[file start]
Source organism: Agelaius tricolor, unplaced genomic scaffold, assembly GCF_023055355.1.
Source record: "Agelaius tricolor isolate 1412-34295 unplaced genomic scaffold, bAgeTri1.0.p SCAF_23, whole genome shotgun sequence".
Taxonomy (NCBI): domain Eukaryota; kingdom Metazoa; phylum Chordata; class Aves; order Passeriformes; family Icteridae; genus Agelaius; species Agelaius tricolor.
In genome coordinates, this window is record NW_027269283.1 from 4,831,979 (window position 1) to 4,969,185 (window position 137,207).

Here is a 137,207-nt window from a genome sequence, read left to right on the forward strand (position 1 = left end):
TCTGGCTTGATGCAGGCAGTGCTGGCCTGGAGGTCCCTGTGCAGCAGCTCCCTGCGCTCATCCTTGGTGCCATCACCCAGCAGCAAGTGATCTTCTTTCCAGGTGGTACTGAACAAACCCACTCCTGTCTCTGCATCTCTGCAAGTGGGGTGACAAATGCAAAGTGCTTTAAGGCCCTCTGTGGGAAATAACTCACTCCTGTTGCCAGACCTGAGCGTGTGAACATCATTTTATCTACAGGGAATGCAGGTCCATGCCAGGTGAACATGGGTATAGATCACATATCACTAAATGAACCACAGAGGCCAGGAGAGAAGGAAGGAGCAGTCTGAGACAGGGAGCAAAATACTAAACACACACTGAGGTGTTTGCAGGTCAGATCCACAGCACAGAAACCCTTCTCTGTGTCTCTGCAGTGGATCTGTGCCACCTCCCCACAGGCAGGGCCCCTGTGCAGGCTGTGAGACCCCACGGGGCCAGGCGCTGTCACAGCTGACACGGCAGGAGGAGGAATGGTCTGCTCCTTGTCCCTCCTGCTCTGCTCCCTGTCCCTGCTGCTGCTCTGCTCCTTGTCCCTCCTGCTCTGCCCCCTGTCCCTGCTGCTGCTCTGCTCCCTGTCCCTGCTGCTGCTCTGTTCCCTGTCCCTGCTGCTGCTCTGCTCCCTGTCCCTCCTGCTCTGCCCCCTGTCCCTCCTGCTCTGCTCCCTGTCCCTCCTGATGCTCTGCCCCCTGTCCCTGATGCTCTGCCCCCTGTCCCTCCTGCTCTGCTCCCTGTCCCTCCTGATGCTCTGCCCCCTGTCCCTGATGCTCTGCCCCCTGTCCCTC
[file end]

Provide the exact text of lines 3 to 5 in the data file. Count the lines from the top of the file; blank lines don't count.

Taxonomy (NCBI): domain Eukaryota; kingdom Metazoa; phylum Chordata; class Aves; order Passeriformes; family Icteridae; genus Agelaius; species Agelaius tricolor.
In genome coordinates, this window is record NW_027269283.1 from 4,831,979 (window position 1) to 4,969,185 (window position 137,207).

Here is a 137,207-nt window from a genome sequence, read left to right on the forward strand (position 1 = left end):